A report on conditions of Chinese workers who construct Apple Inc. products has been retracted by the radio program “This American Life,” which said the broadcast contained “errors.”
“We’re retracting that story because we can’t vouch for its truth, and this weekend’s episode of our show will detail the errors in the story,” Ira Glass, host and executive producer of “This American Life,” wrote in a statement.
The broadcast focused on working conditions at Foxconn Technology Group, which manufactures products for Apple and other electronics makers. Apple has begun subjecting factories of its suppliers to audits by an independent labor group following employee suicides and injuries and criticism from China Labor Watch, which cited instances of harmful conditions.
Glass said the errors came from an excerpt from “The Agony and the Ecstasy of Steve Jobs,” a production by monologist Mike Daisey that was included in the broadcast.
Daisey responded to the retraction in a personal blog, saying, “I stand by my work.”
‘”This American Life’ is essentially a journalistic — not a theatrical — enterprise, and as such it operates under a different set of rules and expectations,” Daisey wrote. “For this reason, I regret that I allowed ‘This American Life’ to air an excerpt from my monologue. What I do is not journalism.”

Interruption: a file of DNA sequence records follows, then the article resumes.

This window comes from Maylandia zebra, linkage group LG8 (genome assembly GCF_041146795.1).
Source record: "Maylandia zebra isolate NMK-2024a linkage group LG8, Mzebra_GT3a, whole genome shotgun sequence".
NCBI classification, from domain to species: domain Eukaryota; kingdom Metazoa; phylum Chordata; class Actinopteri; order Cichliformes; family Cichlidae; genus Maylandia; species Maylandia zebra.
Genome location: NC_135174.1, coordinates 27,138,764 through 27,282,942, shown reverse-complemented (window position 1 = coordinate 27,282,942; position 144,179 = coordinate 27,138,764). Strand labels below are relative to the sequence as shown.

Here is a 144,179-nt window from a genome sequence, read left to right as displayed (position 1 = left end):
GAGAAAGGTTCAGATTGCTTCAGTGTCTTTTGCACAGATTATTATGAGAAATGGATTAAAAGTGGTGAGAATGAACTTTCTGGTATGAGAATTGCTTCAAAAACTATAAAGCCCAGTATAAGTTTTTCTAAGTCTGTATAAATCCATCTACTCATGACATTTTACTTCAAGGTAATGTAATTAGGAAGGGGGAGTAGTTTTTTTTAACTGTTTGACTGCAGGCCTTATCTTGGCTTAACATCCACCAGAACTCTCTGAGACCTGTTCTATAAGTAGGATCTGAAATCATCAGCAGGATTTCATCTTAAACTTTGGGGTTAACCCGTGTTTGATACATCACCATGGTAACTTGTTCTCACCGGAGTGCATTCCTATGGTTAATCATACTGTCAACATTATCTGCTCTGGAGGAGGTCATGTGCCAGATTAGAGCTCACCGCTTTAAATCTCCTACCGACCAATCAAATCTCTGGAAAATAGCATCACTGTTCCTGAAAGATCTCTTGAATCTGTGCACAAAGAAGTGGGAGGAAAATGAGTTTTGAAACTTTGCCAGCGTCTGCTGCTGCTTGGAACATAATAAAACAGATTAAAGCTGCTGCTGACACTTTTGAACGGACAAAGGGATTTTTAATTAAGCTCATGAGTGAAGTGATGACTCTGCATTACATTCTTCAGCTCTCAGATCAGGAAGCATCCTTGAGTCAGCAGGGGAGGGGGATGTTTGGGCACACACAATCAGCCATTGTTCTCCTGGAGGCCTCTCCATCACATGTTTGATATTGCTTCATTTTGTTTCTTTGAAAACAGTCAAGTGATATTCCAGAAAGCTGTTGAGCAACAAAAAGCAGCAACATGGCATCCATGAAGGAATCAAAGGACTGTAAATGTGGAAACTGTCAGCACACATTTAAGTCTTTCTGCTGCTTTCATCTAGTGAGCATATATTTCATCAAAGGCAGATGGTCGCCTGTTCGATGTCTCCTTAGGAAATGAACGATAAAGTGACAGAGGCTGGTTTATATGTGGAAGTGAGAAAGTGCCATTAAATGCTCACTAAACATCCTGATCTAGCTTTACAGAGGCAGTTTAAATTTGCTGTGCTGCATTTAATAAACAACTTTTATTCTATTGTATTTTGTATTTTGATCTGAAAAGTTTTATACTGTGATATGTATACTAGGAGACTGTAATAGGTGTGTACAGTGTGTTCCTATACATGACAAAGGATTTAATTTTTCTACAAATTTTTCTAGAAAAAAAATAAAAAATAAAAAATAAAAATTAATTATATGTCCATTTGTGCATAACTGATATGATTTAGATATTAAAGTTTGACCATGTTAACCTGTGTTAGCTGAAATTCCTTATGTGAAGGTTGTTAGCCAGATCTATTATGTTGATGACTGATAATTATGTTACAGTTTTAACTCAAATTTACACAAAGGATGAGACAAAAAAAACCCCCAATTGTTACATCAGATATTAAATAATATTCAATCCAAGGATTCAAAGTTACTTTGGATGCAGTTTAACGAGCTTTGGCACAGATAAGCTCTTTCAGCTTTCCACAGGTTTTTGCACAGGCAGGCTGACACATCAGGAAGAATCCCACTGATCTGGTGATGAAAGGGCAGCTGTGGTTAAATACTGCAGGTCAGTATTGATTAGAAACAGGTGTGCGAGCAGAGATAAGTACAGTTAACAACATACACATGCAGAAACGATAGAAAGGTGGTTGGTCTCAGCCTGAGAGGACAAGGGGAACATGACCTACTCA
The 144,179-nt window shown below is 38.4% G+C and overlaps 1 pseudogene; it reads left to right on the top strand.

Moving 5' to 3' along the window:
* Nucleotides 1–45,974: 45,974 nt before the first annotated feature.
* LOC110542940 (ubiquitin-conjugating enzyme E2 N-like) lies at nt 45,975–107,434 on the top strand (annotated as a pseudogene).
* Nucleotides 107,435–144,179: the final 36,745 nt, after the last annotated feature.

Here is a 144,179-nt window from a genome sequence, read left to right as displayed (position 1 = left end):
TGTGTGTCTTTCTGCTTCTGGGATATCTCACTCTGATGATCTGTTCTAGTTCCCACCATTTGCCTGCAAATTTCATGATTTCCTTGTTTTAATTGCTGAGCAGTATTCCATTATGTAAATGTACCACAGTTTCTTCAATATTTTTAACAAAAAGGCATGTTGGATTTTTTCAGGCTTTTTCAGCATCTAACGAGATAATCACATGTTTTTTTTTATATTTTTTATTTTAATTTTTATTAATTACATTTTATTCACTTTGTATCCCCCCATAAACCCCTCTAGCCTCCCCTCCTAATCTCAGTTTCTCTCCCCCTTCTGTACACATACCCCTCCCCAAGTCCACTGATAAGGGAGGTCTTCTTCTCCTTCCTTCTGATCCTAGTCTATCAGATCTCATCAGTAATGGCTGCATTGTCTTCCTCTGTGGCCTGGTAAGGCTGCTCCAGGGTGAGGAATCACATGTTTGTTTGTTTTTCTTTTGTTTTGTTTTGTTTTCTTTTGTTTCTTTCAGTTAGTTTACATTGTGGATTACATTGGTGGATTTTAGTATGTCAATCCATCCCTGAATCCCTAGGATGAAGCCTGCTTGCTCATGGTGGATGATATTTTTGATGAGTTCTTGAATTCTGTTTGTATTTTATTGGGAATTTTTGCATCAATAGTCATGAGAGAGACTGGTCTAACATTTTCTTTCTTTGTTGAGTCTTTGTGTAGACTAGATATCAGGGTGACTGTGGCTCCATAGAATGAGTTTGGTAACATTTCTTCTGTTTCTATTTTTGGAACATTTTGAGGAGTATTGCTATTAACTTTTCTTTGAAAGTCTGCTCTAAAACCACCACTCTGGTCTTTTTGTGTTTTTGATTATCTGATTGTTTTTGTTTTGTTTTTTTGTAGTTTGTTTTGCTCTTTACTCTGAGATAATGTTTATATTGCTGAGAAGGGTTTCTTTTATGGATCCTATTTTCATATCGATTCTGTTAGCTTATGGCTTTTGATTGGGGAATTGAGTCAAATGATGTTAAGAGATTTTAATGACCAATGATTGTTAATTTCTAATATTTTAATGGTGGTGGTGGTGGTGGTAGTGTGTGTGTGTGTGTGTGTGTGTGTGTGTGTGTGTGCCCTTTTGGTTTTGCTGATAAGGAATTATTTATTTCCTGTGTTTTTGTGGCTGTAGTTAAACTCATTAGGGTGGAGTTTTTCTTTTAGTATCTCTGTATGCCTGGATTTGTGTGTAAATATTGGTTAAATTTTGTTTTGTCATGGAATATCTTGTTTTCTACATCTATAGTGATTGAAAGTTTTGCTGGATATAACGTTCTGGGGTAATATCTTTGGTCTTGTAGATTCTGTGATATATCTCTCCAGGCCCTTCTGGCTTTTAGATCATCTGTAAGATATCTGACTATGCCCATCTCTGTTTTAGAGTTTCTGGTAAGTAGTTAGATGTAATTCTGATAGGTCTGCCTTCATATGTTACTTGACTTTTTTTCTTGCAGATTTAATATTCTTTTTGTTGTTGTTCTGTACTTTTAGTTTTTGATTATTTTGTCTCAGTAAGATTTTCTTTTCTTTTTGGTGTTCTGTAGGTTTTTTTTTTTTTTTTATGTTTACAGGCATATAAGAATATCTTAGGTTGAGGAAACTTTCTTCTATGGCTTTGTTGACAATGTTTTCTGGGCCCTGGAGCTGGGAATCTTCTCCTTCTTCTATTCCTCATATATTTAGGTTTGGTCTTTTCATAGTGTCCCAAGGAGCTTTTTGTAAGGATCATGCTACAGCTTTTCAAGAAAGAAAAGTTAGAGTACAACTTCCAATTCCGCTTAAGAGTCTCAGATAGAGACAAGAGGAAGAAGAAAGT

He didn’t immediately respond to a request for comment.
Emily Condon, a spokeswoman for “This American Life,” said the company plans to post a transcript of a show that elaborates on the retraction. “This American Life” is produced by Chicago Public Media and distributed by Public Radio International.
Steve Dowling, a spokesman for Cupertino, Calif.-based Apple, declined to comment.
New York-based China Labor Watch has said that workers making Apple products log 11 hours of work a day, six days a week, while production speeds are so high that workers aren’t able to rest while making iPads.
Apple released a list of suppliers for the first time in January and publishes an annual report detailing instances of labor and environmental violations by some manufacturers.
Foxconn employs more than 1.2 million people in over 18 countries, chairman and founder Terry Gou said Dec. 1. The company has operations in Taiwan, Brazil, Mexico, Slovakia and Vietnam in addition to its China factories.